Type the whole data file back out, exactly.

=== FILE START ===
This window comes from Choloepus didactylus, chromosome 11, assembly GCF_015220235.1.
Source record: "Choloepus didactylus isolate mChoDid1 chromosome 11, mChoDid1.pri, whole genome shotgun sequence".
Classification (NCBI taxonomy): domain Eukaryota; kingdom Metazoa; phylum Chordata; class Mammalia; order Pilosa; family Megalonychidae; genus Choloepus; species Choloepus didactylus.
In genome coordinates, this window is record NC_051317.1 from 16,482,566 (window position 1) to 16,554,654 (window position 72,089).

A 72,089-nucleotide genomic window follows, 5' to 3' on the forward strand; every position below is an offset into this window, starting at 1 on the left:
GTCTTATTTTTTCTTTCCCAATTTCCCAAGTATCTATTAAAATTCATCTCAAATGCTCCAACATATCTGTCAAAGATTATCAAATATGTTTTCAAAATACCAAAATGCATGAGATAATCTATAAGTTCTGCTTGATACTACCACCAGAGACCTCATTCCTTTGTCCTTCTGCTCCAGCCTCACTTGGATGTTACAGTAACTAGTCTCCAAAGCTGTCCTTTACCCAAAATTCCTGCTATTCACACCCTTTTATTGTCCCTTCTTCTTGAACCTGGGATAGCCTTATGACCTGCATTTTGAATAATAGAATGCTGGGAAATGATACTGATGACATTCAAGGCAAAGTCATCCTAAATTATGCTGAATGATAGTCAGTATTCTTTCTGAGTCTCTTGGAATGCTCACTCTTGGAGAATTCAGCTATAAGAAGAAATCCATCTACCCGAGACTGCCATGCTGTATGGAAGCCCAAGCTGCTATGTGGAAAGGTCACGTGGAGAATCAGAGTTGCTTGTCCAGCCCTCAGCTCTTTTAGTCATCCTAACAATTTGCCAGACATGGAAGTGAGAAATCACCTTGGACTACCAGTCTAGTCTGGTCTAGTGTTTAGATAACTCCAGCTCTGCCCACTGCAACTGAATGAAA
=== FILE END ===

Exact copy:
This window comes from Choloepus didactylus, chromosome 11, assembly GCF_015220235.1.
Source record: "Choloepus didactylus isolate mChoDid1 chromosome 11, mChoDid1.pri, whole genome shotgun sequence".
Classification (NCBI taxonomy): domain Eukaryota; kingdom Metazoa; phylum Chordata; class Mammalia; order Pilosa; family Megalonychidae; genus Choloepus; species Choloepus didactylus.
In genome coordinates, this window is record NC_051317.1 from 16,482,566 (window position 1) to 16,554,654 (window position 72,089).

A 72,089-nucleotide genomic window follows, 5' to 3' on the forward strand; every position below is an offset into this window, starting at 1 on the left:
GTCTTATTTTTTCTTTCCCAATTTCCCAAGTATCTATTAAAATTCATCTCAAATGCTCCAACATATCTGTCAAAGATTATCAAATATGTTTTCAAAATACCAAAATGCATGAGATAATCTATAAGTTCTGCTTGATACTACCACCAGAGACCTCATTCCTTTGTCCTTCTGCTCCAGCCTCACTTGGATGTTACAGTAACTAGTCTCCAAAGCTGTCCTTTACCCAAAATTCCTGCTATTCACACCCTTTTATTGTCCCTTCTTCTTGAACCTGGGATAGCCTTATGACCTGCATTTTGAATAATAGAATGCTGGGAAATGATACTGATGACATTCAAGGCAAAGTCATCCTAAATTATGCTGAATGATAGTCAGTATTCTTTCTGAGTCTCTTGGAATGCTCACTCTTGGAGAATTCAGCTATAAGAAGAAATCCATCTACCCGAGACTGCCATGCTGTATGGAAGCCCAAGCTGCTATGTGGAAAGGTCACGTGGAGAATCAGAGTTGCTTGTCCAGCCCTCAGCTCTTTTAGTCATCCTAACAATTTGCCAGACATGGAAGTGAGAAATCACCTTGGACTACCAGTCTAGTCTGGTCTAGTGTTTAGATAACTCCAGCTCTGCCCACTGCAACTGAATGAAA